For any employer that has implemented a wellness program as part of employee health benefits, there are two things to say:

First, congratulations. Not only do these employers clearly recognize that helping employees become more aware and educated about their well-being will ultimately reduce cost and improve productivity, but they’re also creating an incredibly positive internal culture.

Secondly, it may be time for these employers to ramp up their programs.

Employers often tell me they want more bang for their wellness buck. They want to provide a year-round comprehensive wellness program, increasing engagement and participation to drive behavior change.

But how can employers get more out of their wellness programs without also growing their budgets? What are inexpensive ways to enhance a wellness program?

The hardest part is finding new and creative ideas that others haven’t thought of.

Also see: Healthy during the holidays: 10 low-cost ways to promote wellness

First, start with a strategy. Just because you don’t have a budget doesn’t mean you shouldn’t have a strategy. Create a three- to five-year plan. Once you know what you’re solving for (reduced diabetes concerns? Improved healthy heart indicators?), then you can seek resources to meet your goals.

Second, if you do decide to pay for something, pay for data – conduct health screenings to establish baselines and then measure progress. This information – understanding areas of progress and targeting areas for improvement – benefits the employee and employer.

Third, leverage partners and experts, such as:

  • Your wellness provider, specifically wellness strategists and strategic account executives. They work with dozens of clients with similar demographics, industry, budget constraints, etc. They will have creative ideas to share.
  • Other benefits providers (401(k), EAP, medical). Their resources can include webinars, lunch and learns, , online educational tools and more on physical, financial, emotional and mental well-being.
  • Interns. University interns in nutrition, exercise, and health promotion will have cutting edge and new ideas to share. Your organization can become a terrific internship site for these students.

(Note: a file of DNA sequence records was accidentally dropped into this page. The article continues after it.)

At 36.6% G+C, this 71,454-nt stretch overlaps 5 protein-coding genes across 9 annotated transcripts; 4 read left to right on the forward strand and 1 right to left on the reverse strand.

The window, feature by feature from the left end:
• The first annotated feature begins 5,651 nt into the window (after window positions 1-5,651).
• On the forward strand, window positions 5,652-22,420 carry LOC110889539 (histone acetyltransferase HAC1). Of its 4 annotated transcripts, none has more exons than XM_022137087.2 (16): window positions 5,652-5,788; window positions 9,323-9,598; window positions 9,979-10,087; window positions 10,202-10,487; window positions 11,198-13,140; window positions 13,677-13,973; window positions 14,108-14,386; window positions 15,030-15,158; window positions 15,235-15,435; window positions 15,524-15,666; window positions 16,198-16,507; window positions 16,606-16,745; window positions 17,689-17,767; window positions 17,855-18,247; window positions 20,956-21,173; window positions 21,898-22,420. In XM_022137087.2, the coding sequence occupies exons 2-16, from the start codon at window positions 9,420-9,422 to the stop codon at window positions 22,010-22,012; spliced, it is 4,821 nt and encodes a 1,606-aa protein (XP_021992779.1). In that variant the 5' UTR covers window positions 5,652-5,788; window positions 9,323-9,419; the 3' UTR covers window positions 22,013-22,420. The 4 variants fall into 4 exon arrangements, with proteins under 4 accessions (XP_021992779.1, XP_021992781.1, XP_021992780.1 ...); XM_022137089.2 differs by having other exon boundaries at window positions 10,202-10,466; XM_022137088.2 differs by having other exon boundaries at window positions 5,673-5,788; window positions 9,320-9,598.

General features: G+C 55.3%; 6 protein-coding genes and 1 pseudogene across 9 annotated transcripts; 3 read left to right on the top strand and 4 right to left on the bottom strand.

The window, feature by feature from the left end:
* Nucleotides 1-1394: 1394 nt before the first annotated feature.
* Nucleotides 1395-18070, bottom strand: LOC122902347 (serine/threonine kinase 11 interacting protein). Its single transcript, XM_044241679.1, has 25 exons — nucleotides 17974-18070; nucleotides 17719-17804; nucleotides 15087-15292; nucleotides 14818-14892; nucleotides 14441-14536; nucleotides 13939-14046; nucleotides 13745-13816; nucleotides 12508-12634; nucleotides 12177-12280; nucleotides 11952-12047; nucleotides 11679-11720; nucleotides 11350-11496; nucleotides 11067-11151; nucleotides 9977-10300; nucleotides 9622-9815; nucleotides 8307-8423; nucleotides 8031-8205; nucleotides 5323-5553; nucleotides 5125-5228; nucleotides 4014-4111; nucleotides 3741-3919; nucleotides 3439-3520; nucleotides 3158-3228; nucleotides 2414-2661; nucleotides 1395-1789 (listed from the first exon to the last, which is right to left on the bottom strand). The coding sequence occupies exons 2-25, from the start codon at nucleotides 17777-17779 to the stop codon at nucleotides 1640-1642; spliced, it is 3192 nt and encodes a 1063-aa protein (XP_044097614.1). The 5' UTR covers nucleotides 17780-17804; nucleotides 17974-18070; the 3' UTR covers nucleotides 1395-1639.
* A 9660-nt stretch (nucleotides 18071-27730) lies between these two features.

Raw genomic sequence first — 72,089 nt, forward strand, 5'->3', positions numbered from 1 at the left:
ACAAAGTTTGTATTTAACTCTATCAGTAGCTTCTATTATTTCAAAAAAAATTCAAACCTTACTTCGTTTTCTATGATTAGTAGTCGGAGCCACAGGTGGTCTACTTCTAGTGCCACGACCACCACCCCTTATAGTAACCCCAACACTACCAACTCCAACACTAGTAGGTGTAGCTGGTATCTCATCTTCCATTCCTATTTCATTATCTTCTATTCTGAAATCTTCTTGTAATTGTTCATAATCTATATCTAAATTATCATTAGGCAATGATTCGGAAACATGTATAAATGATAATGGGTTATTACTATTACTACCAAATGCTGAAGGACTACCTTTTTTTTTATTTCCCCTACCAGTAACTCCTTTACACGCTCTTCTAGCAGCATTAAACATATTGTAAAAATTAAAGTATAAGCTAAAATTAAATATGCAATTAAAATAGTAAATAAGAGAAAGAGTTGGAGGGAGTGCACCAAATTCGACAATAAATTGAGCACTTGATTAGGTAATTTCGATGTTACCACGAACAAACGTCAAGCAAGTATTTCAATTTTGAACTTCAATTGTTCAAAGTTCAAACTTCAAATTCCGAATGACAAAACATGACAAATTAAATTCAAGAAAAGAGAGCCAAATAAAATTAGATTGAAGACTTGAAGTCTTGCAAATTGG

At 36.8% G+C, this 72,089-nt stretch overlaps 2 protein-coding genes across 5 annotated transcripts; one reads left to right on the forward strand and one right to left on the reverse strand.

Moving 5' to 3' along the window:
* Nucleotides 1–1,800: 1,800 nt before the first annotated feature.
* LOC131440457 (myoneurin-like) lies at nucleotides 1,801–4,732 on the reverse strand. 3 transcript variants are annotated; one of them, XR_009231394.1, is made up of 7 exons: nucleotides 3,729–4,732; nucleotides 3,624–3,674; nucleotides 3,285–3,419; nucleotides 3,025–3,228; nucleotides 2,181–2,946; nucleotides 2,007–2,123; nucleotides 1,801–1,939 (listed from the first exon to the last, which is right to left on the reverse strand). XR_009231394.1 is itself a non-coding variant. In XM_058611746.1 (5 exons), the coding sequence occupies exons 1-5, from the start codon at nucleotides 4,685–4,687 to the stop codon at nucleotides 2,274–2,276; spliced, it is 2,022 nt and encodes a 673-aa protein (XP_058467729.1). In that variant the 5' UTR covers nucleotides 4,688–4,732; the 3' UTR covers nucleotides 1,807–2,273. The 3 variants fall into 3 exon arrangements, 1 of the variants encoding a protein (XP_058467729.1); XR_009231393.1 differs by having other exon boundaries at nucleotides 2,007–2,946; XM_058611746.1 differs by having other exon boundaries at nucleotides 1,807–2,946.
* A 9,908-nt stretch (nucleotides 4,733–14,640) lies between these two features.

• WELCOA (www.welcoa.org), one of the nation’s most-respected resources for building high-performing, healthy workplaces. There’s a small fee for membership, but WELCOA provides excellent information – survey templates, checklists, white papers, best practices and more.
  • Government or nonprofit organizations. Have you checked out the U.S. Centers for Disease Control’s National Healthy Worksite? Other groups include the www.prevent.org and the various Heart, Lung and Diabetes Associations.

Also see: 20 characteristics of a successful worksite wellness program

Finally, if none of these resources provide what you need, here are some of my personal favorites – DIY, inexpensive ways to enhance your wellness program:

Physical activity

  • Map out indoor and outdoor walking trails accessible to employees of all abilities.
  • Advertise an exercise equipment and video swap.

Nutrition

  • Use vending machine commissions to help fund wellness programs.
  • Create a homegrown fruit and vegetable exchange.

Stress management

  • Offer chair massages through a local massage therapy school.
  • Send out daily quotes with encouraging messages.

Tobacco

  • Provide a tobacco savings calculator tool.
  • Leverage the Great American Smokeout tools and calendar events.

The bottom line is clear: The next time someone says you can’t get more out of your wellness program without blowing your budget, you can say with confidence that you just don’t think that’s true.
Sandi Eskew is a senior wellness strategist at Interactive Health, a provider of comprehensive, outcomes-based worksite wellness solutions designed to engage employees in the management of their health through early detection and identification of health risk factors.

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